What Can I Do About My Criminal Record on the Internet?

It is not uncommon for one to feel great after learning of a “no file” decision on one’s arrest or a dismissal on one’s case.  In either situation, a criminal conviction is no longer possible.

However, being “clean” with the court does not sanitize one’s Internet presence.  It may be a news story about one’s arrest.  It may be a video on YouTube or Photobucket.com.  Or, worse yet, it may be one’s name and booking photo staring into the lens, fearfully, perhaps with blood shot eyes and disheveled hair.  These booking photos often appear on Mugshots.com, Busted Mug Shots or Just Mug Shots.

The purported purpose of these mug shot sites is to provide the public a service, for example for a female looking to research a potential beau or a parent researching a tutor for their child.  This sounds like a noble, helpful service, however, what if the case related to the mug shot was dismissed?  What if the arrest was a mistake?  These websites do not annotate whether the subject in the picture later suffered a conviction or had the case dismissed, perhaps because a jealous girlfriend lied to police to cause the arrest.  The photo is also not taken down if one is granted an expungement.

Some of these websites provide a grievance procedure whereby one can request that the website take down the picture.  However, the same mug shot can be on multiple websites.  Where one can request that the picture be removed, the website usually charges a fee.  The fees can be several hundred dollars.  Multiply that fee by three or four and the price to restore one’s reputation in the eyes of public, or an employer (or client!) can reach into four figures.

There are several websites which stay in business just by charging such fees.  The websites rank high on Google searches because the websites have pictures, the website visitors stay on the site a long time and the website adds lots of pictures every day from public records.  These are the things the Google algorithms reward with a high Google ranking.  Moreover, embarrassment and humiliation can be profitable.  There are now more than eighty such sites nationwide (Source- New York Times, October 6, 2013, “Mugged by a Mug Shot”).  One website, Just Mug Shots.com, has close to twenty million photos.

The solution to having one’s record removed from the Internet may be in the hands of legislators, who are addressing the problem in several states.  California appears to be sitting passively, perhaps out of respect for the media’s right to publish.  Indeed, there is analogous information online about restaurant health inspections, home sales, sex offender registration and a business safety records.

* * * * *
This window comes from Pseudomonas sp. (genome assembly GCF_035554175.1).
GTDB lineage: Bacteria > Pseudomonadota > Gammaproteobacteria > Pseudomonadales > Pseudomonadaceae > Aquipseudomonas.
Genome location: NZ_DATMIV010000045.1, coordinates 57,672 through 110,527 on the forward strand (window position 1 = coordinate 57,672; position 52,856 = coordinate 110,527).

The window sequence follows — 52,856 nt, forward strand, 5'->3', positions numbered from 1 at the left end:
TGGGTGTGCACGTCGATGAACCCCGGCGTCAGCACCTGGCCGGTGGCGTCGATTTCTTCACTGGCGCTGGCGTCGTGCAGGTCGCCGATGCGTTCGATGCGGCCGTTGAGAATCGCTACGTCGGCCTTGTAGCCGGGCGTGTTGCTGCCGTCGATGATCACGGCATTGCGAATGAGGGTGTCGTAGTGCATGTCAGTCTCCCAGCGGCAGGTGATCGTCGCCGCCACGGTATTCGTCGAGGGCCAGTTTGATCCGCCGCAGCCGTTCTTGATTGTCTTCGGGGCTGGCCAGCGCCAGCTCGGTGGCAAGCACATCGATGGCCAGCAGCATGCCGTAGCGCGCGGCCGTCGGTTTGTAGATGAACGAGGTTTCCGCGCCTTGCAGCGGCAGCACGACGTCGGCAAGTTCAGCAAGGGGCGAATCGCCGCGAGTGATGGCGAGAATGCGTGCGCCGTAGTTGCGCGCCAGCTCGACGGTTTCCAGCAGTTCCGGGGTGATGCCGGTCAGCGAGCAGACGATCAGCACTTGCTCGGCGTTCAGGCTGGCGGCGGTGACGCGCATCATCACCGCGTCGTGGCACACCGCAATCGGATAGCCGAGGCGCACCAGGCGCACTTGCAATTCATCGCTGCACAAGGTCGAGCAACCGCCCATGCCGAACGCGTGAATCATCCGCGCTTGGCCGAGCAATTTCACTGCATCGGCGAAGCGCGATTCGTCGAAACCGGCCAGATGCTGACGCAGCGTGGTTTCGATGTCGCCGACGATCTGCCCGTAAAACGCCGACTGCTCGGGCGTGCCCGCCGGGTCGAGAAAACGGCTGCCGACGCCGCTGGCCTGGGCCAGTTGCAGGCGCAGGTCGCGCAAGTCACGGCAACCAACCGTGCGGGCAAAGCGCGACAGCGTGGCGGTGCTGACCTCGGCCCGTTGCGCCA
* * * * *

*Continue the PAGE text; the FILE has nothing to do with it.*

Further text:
However, the governor of Oregon, for example, has signed a bill that gives mug-shot sites thirty days to take down a picture free of charge to the subject if the subject can prove he or she was dismissed or whose record was ordered expunged (Source, “Mugged by a Mug Shot,” New York Times, September, 2013).  Utah also has passed legislation that prohibits county sheriffs from giving out booking photographs to any site that charges a subject a fee to remove the photograph.  Legislative attempts to muzzle such sites, however, appear to be doing little.  They are not comprehensive, after all. 

To effect a meaningful limit on the use of such photographs, Google must become involved.  So far, Google has seemed unsympathetic to taking down the mug shot websites.  Indeed, the problem is complex.

The other method of limiting the popularity of such mug shot websites is by restricting how they make money.  MasterCard, for example, has been quoted as saying that it finds such websites “repugnant” and did drop all such websites as customers (Source-“Mugged by a Mug Shot,” New York Times).  Pay Pal has also discontinued its contracts with such sites.  American Express and Discover have stated they also will sever their relationship with such websites.

We at Greg Hill & Associates see the value of such websites (we have kids too), but we also understand that if even one person’s reputation is wrongfully dirtied by a mug shot from a case dismissed or a conviction expunged, that is one person too many. 

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